Tuesday, January 14, 2014
Is The Idea Of Having Intelligent Rulers An Anachronism in Indian Democracy?
A friend of mine narrated a recent experience of his on a private long distance transport bus-he had booked a ticket to travel from Chennai to Tiruchi overnight; when he went and occupied his allotted seat he was informed by the conductor his ticket had been changed to a later time, as a well heeled party had booked up half the seats .All single passengers had been changed to a later time: without informing anybody at all. My friend protested to no avail, as the management was not inclined to offend the well-connected party. Sadder but wiser from the experience; my friend travels in government buses only nowadays. The conductor who gets a fixed salary does not care who gets what seat as long as he is not disturbed – a perfect example of the unexpected efficiency of a govt. department. Which goes to show that many private firms in India far from being efficient and responsive to customers are actually only interested in making exorbitant profits even to such an extent that they are willing to risk alienating the majority of customers for pampering a preferred few. So much for the efficiency of free-market reforms in India.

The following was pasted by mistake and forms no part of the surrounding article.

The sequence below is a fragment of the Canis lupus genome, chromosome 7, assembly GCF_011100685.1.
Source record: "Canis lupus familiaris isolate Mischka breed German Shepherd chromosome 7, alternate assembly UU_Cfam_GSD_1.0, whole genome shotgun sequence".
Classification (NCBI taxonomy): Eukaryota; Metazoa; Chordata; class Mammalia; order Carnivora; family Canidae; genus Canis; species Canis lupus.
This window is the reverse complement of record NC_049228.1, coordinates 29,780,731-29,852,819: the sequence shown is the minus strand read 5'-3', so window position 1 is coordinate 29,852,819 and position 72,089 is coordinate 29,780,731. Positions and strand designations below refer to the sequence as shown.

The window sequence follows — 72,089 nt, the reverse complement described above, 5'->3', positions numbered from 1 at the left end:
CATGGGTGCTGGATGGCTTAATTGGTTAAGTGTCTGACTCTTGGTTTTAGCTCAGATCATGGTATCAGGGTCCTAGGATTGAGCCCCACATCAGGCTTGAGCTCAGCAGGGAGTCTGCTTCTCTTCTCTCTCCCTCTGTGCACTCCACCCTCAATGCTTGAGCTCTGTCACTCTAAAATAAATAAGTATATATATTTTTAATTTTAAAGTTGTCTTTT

The reason for this post is the number of editorials and opinion pieces on newspapers and television lambasting the recent influx of middle class and educated persons into politics professing to serve the nation. They would rather perpetuate the myth that someone who worked as a manual laborer with no education would make a better leader- the salt of the earth- then anyone who drifted into school to learn the basics of R & R. I agree that electing leaders who have come up the hard way is the right way to follow. But is it wrong to expect a minimal level of intelligence (note: I am not equating education with intelligence after watching the performance of economists in power) in someone who aspires to lead a nation of billions? That why I feel that the experiment of the newly elected delhi government is going to mark a very big change – we are going to see first hand whether we can cajole people along (as a mob) on governance or we only follow orders given from the very top.